July 18, 2018 at 2:28 pm #75265Stephanie HopeGuest
I am a pelvic PT myself. I am fairly young in my career – 3 years out. I treat primarily PFD – all the issues that entails. But I also treat some ortho to fill in gaps in my schedule.
That being said, I have a near 2 year old. I myself have recently (last 3 months) experienced a urethrocele/cystocele. I have had my boss check me, she says grade 1 but with Valsalva comes down to grade 2. I am hyper aware of my body as most PTs are plus I treat this area all day every day so it’s on my mind a lot. I mostly feel the discomfort of the urethrocele. I have started more consistently doing exercises with my patients when I have them hooked up to biofeedback – I figure why not. I also try to walk 4-6 miles a day. I do Pilates – sidelying hip series avoiding RA exercises. I lift 10-20 lbs for UE strengthening 3x a week. I also do functional movements to work on LE such as squats, monster walks, lunges, standing hip 3 way with TB – you know, PT standard. I exhale when lifting my kiddo and contract at the same time. I watch my posture while documenting or when at home at rest. I use a squatty potty and make sure that department is smooth sailing. I do however have lax tissue, I’m that hypermobile person. Thankfully that meant no stretch marks – yay stretchy skin. But sucks for my pelvic organ support.
I have become very very distressed and angry at my own POP. Seems like I would be prepared mentally and feel empowered but really it just has made me feel inadequate and resentful these past few months. I will also mention that I struggled with post partum depression and have that under control with the help of my psychologist, thank God. I cried last night to my husband saying I just hate feeling like I “can’t” do things like run or jump or whatever with my son for fear of it getting worse. (And I HATE running haha) It is making me scared to even do the exercises I outlined above. Which should be POP safe.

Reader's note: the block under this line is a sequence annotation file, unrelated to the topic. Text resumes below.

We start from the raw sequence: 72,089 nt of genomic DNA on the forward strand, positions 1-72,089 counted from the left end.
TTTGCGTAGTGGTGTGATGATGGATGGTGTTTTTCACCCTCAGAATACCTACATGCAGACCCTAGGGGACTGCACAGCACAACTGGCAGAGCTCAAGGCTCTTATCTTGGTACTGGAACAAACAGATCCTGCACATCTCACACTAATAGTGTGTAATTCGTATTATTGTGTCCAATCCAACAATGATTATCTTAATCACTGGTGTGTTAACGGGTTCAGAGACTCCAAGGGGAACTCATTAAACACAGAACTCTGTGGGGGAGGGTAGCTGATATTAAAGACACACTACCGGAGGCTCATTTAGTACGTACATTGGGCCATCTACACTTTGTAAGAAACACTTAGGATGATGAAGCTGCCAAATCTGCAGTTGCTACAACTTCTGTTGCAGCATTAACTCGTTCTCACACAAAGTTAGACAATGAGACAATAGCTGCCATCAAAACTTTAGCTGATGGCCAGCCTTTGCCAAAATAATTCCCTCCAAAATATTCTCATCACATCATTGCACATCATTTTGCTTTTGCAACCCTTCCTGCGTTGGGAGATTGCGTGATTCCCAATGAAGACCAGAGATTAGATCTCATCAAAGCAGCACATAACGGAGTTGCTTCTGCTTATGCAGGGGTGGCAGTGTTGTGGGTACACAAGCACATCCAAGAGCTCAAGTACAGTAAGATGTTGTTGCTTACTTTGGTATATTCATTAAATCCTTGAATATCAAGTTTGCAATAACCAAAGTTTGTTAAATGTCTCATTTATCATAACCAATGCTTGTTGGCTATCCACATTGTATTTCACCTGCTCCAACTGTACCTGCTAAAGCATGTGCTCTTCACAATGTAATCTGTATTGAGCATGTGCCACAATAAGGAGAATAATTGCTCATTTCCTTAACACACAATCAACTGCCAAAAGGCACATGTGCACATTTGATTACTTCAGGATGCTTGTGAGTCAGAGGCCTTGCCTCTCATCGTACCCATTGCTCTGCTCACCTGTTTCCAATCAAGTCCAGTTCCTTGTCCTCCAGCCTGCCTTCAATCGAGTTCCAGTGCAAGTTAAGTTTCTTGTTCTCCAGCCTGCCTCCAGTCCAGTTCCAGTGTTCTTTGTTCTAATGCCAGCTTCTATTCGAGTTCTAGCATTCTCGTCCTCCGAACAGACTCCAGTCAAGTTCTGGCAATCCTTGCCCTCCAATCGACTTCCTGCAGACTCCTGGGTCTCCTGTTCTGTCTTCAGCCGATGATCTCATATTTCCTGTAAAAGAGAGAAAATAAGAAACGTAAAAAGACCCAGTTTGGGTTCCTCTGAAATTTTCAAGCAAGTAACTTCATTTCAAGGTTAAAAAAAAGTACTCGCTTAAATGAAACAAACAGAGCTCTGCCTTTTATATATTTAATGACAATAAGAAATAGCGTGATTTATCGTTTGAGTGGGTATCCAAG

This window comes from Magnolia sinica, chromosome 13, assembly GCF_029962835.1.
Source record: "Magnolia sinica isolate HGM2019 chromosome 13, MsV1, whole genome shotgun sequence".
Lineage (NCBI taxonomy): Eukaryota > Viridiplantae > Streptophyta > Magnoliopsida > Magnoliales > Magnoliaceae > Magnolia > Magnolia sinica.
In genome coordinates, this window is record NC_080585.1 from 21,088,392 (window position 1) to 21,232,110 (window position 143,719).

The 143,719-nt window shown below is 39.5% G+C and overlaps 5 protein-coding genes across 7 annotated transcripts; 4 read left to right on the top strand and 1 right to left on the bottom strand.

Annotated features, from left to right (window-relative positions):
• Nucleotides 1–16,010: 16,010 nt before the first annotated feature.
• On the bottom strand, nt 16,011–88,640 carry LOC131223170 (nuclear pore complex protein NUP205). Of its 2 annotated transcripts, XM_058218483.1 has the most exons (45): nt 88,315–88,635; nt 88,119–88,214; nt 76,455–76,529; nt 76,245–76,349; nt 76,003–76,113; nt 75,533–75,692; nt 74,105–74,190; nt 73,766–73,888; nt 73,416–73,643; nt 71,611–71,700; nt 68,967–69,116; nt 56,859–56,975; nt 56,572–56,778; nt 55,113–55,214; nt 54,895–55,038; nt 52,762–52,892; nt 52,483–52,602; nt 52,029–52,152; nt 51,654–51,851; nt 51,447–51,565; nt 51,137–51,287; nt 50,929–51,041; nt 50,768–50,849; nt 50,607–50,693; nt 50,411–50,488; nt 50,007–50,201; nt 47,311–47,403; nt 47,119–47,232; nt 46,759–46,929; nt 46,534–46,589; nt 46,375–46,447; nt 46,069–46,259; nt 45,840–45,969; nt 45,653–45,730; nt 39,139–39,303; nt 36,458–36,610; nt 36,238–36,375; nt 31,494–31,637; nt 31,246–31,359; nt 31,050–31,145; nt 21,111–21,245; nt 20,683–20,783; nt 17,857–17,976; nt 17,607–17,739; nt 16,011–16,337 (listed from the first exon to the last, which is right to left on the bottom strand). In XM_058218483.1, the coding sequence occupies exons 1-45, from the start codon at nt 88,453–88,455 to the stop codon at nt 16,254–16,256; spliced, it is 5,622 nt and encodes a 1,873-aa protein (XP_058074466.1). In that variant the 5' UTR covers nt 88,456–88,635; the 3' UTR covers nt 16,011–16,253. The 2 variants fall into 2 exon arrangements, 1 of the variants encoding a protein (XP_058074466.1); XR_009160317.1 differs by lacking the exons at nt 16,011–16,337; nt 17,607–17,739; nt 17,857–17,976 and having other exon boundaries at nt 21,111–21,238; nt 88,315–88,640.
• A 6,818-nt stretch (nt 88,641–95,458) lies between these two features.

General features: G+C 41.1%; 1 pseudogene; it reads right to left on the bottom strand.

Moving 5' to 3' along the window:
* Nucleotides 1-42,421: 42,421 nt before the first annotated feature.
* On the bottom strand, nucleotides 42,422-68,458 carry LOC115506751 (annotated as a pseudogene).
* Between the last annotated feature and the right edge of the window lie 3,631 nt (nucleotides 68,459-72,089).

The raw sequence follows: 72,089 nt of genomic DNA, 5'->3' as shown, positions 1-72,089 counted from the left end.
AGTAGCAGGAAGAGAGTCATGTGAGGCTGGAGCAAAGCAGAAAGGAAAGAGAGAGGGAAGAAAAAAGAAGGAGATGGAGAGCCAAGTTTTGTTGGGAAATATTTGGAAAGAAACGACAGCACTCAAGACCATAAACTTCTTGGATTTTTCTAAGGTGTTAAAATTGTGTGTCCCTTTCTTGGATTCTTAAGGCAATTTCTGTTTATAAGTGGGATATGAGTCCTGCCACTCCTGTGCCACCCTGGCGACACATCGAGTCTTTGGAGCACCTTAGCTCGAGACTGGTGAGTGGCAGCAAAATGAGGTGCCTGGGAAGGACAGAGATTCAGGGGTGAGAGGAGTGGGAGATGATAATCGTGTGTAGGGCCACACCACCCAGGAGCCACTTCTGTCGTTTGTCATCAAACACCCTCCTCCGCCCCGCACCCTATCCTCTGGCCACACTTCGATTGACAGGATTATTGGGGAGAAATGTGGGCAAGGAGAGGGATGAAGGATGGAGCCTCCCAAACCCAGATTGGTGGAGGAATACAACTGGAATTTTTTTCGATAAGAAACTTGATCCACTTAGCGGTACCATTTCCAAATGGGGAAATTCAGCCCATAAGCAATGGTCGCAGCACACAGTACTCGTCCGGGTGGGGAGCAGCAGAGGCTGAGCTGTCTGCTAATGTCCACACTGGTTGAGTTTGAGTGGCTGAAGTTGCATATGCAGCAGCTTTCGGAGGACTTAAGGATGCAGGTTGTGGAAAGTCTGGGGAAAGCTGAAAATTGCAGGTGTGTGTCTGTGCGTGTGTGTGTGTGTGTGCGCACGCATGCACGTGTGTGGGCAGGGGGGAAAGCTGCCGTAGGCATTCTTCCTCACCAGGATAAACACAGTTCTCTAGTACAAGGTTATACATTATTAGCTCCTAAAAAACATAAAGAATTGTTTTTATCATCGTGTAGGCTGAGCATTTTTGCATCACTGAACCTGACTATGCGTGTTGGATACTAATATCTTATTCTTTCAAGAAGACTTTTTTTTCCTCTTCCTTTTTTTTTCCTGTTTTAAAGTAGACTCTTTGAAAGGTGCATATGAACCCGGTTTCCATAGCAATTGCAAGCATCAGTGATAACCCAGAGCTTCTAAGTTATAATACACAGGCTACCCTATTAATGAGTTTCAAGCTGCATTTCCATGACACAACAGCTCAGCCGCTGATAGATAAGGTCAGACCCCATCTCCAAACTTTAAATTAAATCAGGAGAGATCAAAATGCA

I have started your program in addition to working out with my patients occasionally throughout the day. I am only really 1.5 weeks in. I have also experimented with vaginal weights but they just fall right out. I have a few questions or comments.
1). For my pelvic pain patients I teach them how to belly breathe with their diaphragm and tummy excursion to get at that parasympathetic nervous system and to down regulate their stress response. As you know most of these young pain patients have some hypertonicity or spasm in the pelvic floor and I’ve found drawing attention to the breath and natural rise and fall of the PF is helpful. What are your thoughts on teaching diaphragmatic breathing as a therapeutic technique for stress and pain control – in the case of PFD, POP, PF weakness.
2). The breathing you seem to outline is chest breathing which we are taught in PT school activates those accessory muscles and isn’t the best. Are you instead saying keeping lower abdomen engaged and allowing upper abdomen and chest to rise and fall – without rise of shoulders ? I just want clarification there.
3). I gave you all that background on myself because I am feeling really down and disheartened and just wanted to know what you thought of my workout regimen in general. I type this as I’m on a airplane to Chicago for a 4 day bowel and pain course. I think this will prove to be a good addition to my personal experience to help encourage and guide my patients with this struggle but I haven’t reached that peace yet. I am just angry, sad, scared right now. Just words of encouragement will be greatly appreciated!
Thank you for being a great resource for therapists and patients alike. As you know it’s a rare find.July 22, 2018 at 8:12 am #75530TashaKeymaster